190 Dirk Willem te Velde people live and pollution-intensive industries in the West of the Island away from people. The industrial strategy proved to be successful by the late 1960s and early 1970s and was able to reduce the unemployment rate fairly quickly. Whilst employment generation was a major focus of policy in the 1960s and early 1970s, this shifted to capital-intensive projects in the 1980s, and knowledge-intensive sectors in the 1990s (upgrading, row 2, Table 6.2). The incentive structure is complex and has developed over time. No effort is made to go over all the incentives here, but just a few important ones will be mentioned. A significant incentive was the Pioneer Industries Ordinance of 1959, with firms exempted (or significantly reduced) from the 40 per cent corporation tax for a fixed period of time provided that firms developed ‘new’ products (the share of manufacturing output by firms with pioneer status increased from 7 per cent in 1961 to 51.1 per cent in 1971 and 69 per cent in 1996). There were many other tax incentives, among them the Economic Expansion Incentives, reducing the corporation tax for approved firms to 4 per cent. The minimum level of capital or sales required for approval was quickly raised in 1970 after realising that Singapore needed capital-intensive rather than employment-intensive firms. Over time wages rose, especially in the period 1985–1986, and Singapore realised that it could only survive by upgrading FDI (cell 2, 1; Table 6.2) and the work force (cell 2, 2; Table 6.2)5 to be able to compete with neighbouring low-cost locations. The EDB began to target knowledge-intensive industries that could pay higher wages. To tackle the emerging skill shortages, firms were encouraged to recruit foreign workers. Recently the EDB has begun to attract foreign universities. The EDB’s regionalisation programme encourages firms to set-up skill intensive regional headquarters in Singapore, with labour and land-intensive production processes transferred abroad (see e.g. Yeung et al., 2001a). The period 1985–1986 was Singapore’s first postwar recession. The recession changed labour relations and initiated or accelerated new schemes to link local firms with TNCs (row 3, Table 6.2). Singapore could only cope with rising wages if local firms developed capabilities (technical and human resources) and if TNCs continued to upgrade (using R&D incentives, incentives to set-up high skilled head quarters and encouraging joint research institutes through government funding). The EDB also sought to upgrade local industries through the establishment of a Local Industry Upgrading Programme (LIUP) in 1986, under which TNCs were encouraged to enter into long-term supply contracts with local firms, leading to upgrading. Local firms benefited most in the electronics sector by supplying maintenance services, components and equipment to the semiconductor TNCs. Initiatives such as LIUP also embed FDI more in the host economy, with mutual benefit and dependence. Other initiatives from the EDB for local firms included the Local Enterprise Finance Scheme, which was transferred to the Productivity and Standards Board (PSB) in 1996. As part of a number of relevant skill-upgrading schemes (see Lall, 1996), the PSB is responsible for the Skill Development Fund (SDF). Set up in 1979, it first imposed a 4 per cent levy on the payroll on employers for every worker earning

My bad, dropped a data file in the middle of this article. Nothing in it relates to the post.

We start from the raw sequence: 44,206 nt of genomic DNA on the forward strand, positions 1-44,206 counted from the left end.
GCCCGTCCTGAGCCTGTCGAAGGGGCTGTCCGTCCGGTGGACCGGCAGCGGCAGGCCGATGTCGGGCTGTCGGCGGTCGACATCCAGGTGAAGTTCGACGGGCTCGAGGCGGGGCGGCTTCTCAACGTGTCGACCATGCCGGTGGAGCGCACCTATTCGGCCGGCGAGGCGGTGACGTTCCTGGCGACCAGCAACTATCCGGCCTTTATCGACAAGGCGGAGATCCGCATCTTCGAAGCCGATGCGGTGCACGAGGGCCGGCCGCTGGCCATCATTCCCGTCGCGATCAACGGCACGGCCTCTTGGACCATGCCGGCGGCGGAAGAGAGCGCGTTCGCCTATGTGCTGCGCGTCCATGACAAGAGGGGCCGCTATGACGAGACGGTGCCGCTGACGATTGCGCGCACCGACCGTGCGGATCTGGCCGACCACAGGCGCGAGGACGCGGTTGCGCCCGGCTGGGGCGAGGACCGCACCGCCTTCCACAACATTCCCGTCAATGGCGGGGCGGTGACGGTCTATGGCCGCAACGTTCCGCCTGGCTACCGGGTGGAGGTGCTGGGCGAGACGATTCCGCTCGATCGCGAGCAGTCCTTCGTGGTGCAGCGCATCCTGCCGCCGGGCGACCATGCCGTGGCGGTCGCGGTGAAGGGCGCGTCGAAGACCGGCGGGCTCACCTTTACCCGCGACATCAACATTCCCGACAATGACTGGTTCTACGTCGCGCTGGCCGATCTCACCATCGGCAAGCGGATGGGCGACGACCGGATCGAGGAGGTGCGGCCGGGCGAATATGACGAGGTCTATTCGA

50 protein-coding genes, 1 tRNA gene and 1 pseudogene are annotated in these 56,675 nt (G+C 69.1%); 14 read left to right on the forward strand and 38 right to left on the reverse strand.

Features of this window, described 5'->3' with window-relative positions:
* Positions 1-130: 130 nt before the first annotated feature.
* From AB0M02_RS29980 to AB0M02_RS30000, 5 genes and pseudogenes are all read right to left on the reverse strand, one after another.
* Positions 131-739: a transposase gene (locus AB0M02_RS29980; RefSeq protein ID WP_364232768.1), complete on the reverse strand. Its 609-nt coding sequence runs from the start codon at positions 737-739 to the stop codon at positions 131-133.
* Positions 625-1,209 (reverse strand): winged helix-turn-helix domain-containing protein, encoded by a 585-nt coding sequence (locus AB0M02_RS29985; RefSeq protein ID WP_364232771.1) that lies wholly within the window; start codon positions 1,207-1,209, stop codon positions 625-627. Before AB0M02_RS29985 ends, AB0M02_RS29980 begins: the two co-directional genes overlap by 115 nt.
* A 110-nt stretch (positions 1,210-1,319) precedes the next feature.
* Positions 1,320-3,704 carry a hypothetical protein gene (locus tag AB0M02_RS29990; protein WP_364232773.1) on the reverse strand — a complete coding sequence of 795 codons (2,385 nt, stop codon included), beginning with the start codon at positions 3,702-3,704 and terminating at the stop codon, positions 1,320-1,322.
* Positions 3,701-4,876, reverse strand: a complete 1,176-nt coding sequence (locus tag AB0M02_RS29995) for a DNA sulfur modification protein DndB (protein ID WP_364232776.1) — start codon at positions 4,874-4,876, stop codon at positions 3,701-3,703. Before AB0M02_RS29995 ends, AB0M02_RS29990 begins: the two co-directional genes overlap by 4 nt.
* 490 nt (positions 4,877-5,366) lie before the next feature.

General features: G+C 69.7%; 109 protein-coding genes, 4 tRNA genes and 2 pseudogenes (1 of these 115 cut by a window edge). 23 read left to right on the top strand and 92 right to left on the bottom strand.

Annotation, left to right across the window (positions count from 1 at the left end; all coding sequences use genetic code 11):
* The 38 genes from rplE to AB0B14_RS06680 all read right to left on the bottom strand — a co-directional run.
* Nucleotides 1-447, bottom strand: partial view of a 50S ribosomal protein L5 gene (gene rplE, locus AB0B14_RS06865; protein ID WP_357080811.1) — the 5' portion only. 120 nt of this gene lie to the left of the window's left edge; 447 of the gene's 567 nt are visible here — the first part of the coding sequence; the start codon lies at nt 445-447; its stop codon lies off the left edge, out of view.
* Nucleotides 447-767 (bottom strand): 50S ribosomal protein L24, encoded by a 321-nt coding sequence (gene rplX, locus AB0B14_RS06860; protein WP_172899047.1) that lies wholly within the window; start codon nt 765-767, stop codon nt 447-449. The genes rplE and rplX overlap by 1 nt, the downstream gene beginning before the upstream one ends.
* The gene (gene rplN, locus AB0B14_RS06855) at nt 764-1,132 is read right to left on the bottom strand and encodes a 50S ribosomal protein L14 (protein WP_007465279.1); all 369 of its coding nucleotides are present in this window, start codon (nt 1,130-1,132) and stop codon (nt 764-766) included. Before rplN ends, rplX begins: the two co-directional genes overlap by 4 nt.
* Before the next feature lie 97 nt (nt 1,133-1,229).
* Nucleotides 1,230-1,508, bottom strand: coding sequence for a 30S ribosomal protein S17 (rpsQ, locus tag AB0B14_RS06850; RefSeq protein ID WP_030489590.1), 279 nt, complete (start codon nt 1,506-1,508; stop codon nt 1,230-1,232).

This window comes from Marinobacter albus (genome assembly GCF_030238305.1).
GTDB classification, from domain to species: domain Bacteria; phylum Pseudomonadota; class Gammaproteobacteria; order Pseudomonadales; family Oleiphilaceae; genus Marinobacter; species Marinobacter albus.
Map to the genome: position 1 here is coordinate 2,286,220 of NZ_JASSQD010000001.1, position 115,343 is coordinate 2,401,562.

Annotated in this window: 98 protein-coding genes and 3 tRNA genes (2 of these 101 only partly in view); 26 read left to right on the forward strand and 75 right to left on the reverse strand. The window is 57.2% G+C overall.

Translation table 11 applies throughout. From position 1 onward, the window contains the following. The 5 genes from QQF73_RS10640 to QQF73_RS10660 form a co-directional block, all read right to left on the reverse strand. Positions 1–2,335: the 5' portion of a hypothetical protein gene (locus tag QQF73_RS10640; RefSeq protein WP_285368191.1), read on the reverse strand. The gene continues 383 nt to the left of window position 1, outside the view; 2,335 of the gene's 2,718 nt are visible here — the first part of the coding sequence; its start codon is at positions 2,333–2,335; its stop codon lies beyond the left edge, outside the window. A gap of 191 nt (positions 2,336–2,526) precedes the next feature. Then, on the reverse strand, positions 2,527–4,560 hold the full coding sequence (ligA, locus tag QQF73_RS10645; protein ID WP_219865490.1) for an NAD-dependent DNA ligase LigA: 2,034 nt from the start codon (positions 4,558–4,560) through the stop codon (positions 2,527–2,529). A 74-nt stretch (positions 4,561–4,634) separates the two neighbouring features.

Government policies towards FDI 191 less than a pre-determined amount. It is an efficient way to enhance within-firm skill upgrading of unskilled workers. Firms themselves do not have sufficient incentives to do so. After the 1985 crises, the levy was reduced to 1 per cent, but it still plays an important role in the upgrading of skills. More recently, the EDB has followed a cluster approach, targeting firms around the electronics/semi-conductor, petrochemicals and engineering industries. The cluster approach is an instrument of industrial policy which attracts FDI (cell 1, 1; Table 6.2), but which also leads to enhanced linkages and spillovers (cell 3, 1; Table 6.2). The EDB’s cluster-oriented approach seeks to determine which value chains dominate and where gaps can be identified and potentially filled. Government policy can avoid what is essentially a market failure, and can support services (The EDB began a S$ 1 billion Cluster Development Programme in 1994, and has recently tripled in size) or prepare infrastructure for joint use. The JTC has prepared special wafer fabrication parks and a reclaimed Jurong Island (a S$ 6 billion project) for the petrochemical cluster. By also investing in R&D centres, the government further enhances the value of the cluster and with it the locational advantages (the dynamisation of the L factor in the OLI paradigm was originally underestimated). While the above indicates a strong role for industrial policy, macroeconomic policies have also played a role, albeit in support of TNCs. Infrastructure has been built with regard to the needs of TNCs. Trade policies have always been very liberal compared to other countries, with very low tariffs and thanks to an increase in ISO certificates also low non-tariff trade barriers. Besides training, general education has also been important (Lall, 1996). However, there are also ‘external’ factors (column 3, Table 6.2), which have shaped policies towards FDI or have been important in attracting FDI, and which may make the case of Singapore less general in its application to other countries. Singapore is a city-state with a relatively authoritarian state that can formulate policies without much resistance from either other levels of government, or from civil society. The Peoples’ Action Party (PAP) has won every single general election since 1959 and the mandate and legitimacy of the PAP government has become virtually unquestionable. This makes the country almost unique, and enables the government to be technocratic in implementing an FDI strategy. Further, Singapore never runs government deficits, which is helpful to find capital for (profitable) investment (in part financed out of a high statutory pension levy). Perhaps another factor for attracting FDI is that despite a multi-ethnic society, the working language is English. Further, the location in the time zone enabled financial services to fill the gap between the US and Europe during the 24-hour day. Comparing Singapore and Ireland There are some interesting comparisons to be made between Singapore and Ireland. The main point here is that both countries have had policies in place in most cells of the policy matrix for some time, and hence they have